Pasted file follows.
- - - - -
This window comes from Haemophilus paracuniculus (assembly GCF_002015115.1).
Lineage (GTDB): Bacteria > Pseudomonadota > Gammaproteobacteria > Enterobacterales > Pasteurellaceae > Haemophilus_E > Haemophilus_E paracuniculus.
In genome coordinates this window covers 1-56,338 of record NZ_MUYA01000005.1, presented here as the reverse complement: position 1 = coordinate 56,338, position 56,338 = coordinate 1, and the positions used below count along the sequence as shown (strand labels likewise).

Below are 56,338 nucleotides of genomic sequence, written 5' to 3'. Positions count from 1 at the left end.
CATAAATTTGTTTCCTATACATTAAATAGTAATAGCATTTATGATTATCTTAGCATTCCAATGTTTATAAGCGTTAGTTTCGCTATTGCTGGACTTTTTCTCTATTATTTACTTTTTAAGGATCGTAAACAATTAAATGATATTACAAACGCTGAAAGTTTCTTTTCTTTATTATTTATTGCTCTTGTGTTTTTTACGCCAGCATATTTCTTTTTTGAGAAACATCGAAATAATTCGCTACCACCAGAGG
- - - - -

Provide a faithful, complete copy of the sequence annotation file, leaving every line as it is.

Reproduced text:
This window comes from Haemophilus paracuniculus (assembly GCF_002015115.1).
Lineage (GTDB): Bacteria > Pseudomonadota > Gammaproteobacteria > Enterobacterales > Pasteurellaceae > Haemophilus_E > Haemophilus_E paracuniculus.
In genome coordinates this window covers 1-56,338 of record NZ_MUYA01000005.1, presented here as the reverse complement: position 1 = coordinate 56,338, position 56,338 = coordinate 1, and the positions used below count along the sequence as shown (strand labels likewise).

Below are 56,338 nucleotides of genomic sequence, written 5' to 3'. Positions count from 1 at the left end.
CATAAATTTGTTTCCTATACATTAAATAGTAATAGCATTTATGATTATCTTAGCATTCCAATGTTTATAAGCGTTAGTTTCGCTATTGCTGGACTTTTTCTCTATTATTTACTTTTTAAGGATCGTAAACAATTAAATGATATTACAAACGCTGAAAGTTTCTTTTCTTTATTATTTATTGCTCTTGTGTTTTTTACGCCAGCATATTTCTTTTTTGAGAAACATCGAAATAATTCGCTACCACCAGAGG